But then, is it worth a 5th level spell slot?

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    3. Lets call it "Embiggen Animal" therefore big animals can not be Embiggended :)

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    4. JB: For like 6 or 8 animals, then I think yes.

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  3. Does seem sort of underpowered.

    You could perhaps make it 3/4/5 HD for small medium and large creatures (minimum gain of 1 or 2 to cover casting on elephants?), with the size designations being loose (house cat, wolf, cow).

    I envision the spell working on all animals in some radius, which could get you into trouble, especially with smaller creatures. Do you envision this working on insects? (are normal animals, animal kingdom non-monsters, or are they mammalish non-monsters?)

    6 creatures seems low, you can just about summon that many creatures for the same cost. Who chooses which 6? If you allow insects and birds, squirrels, snakes etc, most regions will have way more than 6 creatures with 120’ of the caster.

    It is also generally more powerful in a druids hands than a wizards, since wizards are less likely to be able to direct the animals. That means you can’t make it a lower level spell for Druids, if anything it should be higher, which is counter-intuitive.

    I imagine this as a spell you would use once in a blue moon when there are stampeding animals you direct toward your foes, then cast this. Once in a lifetime, that was AWESOME, kind of thing. For that kind of effect I would not mind if it was quite powerful, the problem is PCs figure out how to make once in a lifetime effects happen much more often; then the spell ends up being too powerful. PCs will figure out to use animal control, animal friendship, speak with animals etc. (although at that point they are using several spells). That is the problem with many of these spells the literary antecedents just don’t end up matching the game well.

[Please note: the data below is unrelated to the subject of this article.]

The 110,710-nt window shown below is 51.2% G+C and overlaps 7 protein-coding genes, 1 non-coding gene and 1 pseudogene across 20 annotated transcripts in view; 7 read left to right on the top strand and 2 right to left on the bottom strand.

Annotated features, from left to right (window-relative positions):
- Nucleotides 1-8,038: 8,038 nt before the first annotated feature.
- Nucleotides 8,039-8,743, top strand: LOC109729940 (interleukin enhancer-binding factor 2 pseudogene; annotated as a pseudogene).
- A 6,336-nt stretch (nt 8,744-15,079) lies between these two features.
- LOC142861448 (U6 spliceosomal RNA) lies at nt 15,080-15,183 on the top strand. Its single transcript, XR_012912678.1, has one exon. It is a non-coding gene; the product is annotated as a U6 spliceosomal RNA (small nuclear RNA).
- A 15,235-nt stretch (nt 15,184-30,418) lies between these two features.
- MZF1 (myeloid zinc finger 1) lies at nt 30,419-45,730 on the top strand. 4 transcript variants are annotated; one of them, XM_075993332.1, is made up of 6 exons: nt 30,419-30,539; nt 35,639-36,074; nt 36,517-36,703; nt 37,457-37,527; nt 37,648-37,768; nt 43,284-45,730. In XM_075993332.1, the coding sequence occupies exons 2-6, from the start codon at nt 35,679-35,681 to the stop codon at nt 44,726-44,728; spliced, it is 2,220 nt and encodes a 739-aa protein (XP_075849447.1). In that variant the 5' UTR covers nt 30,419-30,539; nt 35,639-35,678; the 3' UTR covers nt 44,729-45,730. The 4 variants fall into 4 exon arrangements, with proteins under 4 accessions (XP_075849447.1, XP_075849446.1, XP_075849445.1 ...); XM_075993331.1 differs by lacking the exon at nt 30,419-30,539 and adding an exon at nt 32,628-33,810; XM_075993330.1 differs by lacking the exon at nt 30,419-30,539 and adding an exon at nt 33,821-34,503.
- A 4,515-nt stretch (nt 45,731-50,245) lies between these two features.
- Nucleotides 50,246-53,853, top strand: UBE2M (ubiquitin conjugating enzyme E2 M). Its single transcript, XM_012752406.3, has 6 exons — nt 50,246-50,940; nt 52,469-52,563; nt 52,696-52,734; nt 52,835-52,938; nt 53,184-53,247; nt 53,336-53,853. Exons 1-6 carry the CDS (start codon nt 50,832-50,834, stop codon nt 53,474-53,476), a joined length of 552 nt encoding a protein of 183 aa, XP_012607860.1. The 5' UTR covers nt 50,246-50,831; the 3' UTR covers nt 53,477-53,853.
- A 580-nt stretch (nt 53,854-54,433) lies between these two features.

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    1. Those are reasonable points. I had a question mark about the insects thing myself -- I lean towards "yes", as the fact that giant ants, spiders, and ticks are canonical monsters seems to set precedent for that. And that expectation is why I've got the "possible poison or blood" language in the proposed text. I'm assuming the caster can choose which, I think?

      I can imagine players throwing animals into a room with enemies and holding the door shut, say (while giant spiders or whatnot run amok) without a control spell being mandatory. Maybe that's a cheesy excuse on my part. But I'm always analyzing this stuff in isolation from other spell-using classes (esp. since my game actually doesn't have PC clerics or druids).

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  4. "I can imagine players throwing animals into a room with enemies and holding the door shut, say (while giant spiders or whatnot run amok) without a control spell being mandatory. Maybe that's a cheesy excuse on my part."

    I think that is totally reasonable. The animals may not attack right off, and even if they do, unless they are used to hunting together, are likely to use poor tactics (even if they do hunt together they would use poor tactics with regard to focusing on casters etc.)

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  5. On the topic of animal charts: http://zenopusarchives.blogspot.hk/2014/09/random-animal-table-1e-dmg.html

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    1. That's a great observation, thanks for linking to that. Big list of normal animals with stats in the DMG "bag of tricks" listing.